Unlike most other courses, in order to play the Old Course, you have three options: One is to book a very expensive trip through a travel broker who will guarantee a tee time. This is the only way to make your arrangements in advance, but you’re paying thousands for the package, which would include at least three other days of golf. Sounds great but above our budget. Secondly, you can take a real gamble and just show up at the starter’s window the day you are hoping to play, and get in line as early as 3 a.m., put your name on the list and then wait, maybe all day, maybe hopelessly. It’s no way to budget an entire day on your vacation. The third way is to use what is called the “ballot system,” submitting your request for a tee time via email to standrews.com, 48 hours ahead and hopefully getting a spot.

Now, it’s not as grim a prospect as it may sound for planning to play golf in St. Andrews. The above only applies to getting onto the Old Course. We were able to make a tee time for the Jubilee Course, one of six other courses (Jubilee, Castle, New Course, Eden, Strathtyrum, and Balgove), all part of the St. Andrews Links complex, “The Home of Golf” as their brochure proclaims. Since we were scheduling our trip for the tail-end of the golf season, the gentleman from St. Andrews wrote that he was cautiously optimistic we would be successful using the ballot system.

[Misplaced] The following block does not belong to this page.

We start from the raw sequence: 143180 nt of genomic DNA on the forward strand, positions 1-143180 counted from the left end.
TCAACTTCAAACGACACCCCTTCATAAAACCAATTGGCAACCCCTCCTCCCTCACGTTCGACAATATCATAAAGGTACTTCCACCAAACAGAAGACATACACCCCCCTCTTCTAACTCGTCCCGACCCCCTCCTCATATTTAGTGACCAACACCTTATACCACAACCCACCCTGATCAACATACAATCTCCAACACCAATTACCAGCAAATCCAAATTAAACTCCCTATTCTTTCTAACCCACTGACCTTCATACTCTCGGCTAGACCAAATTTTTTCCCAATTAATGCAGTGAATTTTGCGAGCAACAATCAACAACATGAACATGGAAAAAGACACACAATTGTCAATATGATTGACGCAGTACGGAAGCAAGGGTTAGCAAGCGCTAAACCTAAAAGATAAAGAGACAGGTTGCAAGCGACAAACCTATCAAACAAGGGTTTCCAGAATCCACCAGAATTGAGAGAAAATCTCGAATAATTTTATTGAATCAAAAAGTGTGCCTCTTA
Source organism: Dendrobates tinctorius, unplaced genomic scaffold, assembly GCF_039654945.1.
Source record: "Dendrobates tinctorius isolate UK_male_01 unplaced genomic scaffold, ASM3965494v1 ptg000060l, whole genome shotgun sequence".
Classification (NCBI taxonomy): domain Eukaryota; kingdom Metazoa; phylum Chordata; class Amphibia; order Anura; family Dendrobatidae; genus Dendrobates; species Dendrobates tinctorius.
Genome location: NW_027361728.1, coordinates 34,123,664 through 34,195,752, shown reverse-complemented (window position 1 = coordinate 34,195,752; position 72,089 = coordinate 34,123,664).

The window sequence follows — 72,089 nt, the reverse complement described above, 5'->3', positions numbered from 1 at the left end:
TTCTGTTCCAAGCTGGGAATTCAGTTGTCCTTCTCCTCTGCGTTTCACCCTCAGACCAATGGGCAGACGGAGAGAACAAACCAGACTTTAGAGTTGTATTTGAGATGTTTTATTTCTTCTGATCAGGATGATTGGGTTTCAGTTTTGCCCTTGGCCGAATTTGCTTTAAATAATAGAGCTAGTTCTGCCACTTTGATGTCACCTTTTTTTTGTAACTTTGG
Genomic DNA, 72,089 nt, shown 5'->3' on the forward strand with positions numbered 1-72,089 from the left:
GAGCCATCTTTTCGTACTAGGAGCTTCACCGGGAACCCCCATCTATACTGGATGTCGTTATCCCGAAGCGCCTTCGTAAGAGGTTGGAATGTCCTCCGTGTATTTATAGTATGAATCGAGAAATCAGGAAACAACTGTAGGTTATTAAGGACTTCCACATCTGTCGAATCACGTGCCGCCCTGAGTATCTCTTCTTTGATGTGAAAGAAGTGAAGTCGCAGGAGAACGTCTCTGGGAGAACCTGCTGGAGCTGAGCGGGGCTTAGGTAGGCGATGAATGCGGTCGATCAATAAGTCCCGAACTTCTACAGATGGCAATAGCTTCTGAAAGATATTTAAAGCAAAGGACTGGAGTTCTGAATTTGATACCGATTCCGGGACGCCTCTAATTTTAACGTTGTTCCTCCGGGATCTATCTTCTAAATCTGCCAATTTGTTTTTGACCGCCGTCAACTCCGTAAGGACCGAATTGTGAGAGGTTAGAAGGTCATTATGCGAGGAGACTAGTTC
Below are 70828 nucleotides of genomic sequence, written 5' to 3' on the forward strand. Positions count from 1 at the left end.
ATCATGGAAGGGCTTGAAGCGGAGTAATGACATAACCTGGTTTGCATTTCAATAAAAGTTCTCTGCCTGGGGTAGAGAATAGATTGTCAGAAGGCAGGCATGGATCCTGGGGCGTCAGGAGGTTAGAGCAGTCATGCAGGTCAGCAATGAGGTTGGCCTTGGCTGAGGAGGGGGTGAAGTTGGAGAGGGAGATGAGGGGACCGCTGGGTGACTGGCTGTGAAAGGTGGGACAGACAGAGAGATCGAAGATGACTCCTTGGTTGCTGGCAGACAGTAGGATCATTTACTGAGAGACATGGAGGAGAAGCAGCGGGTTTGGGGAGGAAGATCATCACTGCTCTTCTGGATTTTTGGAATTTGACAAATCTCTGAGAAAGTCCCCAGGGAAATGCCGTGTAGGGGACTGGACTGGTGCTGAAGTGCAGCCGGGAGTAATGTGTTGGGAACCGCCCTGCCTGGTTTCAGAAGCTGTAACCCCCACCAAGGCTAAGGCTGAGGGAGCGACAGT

This wasn’t just a golfing vacation, the five us had an outstanding time touring the west coast of Scotland, including the Oban Whisky distillery, the Harry Potter train in Glencoe, Ben Nevis—the highest peak in the UK, Fort William, and the spectacular Highlands, the town of St. Andrews, and finally the marvelous city of Edinburgh. We ended up spending one night in St. Andrews, at The Saint, a lovely four-room hotel, a 10-minute walk from the Old Course. That evening, walking down cobblestone streets, with the R&A clubhouse coming into view, was like walking in a dream.

Our day started out by driving directly to the new Links Clubhouse, which has wonderful views of the courses from the restaurant. We had lunch, and I must admit to being a bit nervous over my chicken bacon mayo sandwich. We’d parked our bags in the locker room down below, it’s just what you’d expect in terms of world-class accommodations and feel. I could just imagine the pros suiting up there as they prepare to play in The Open.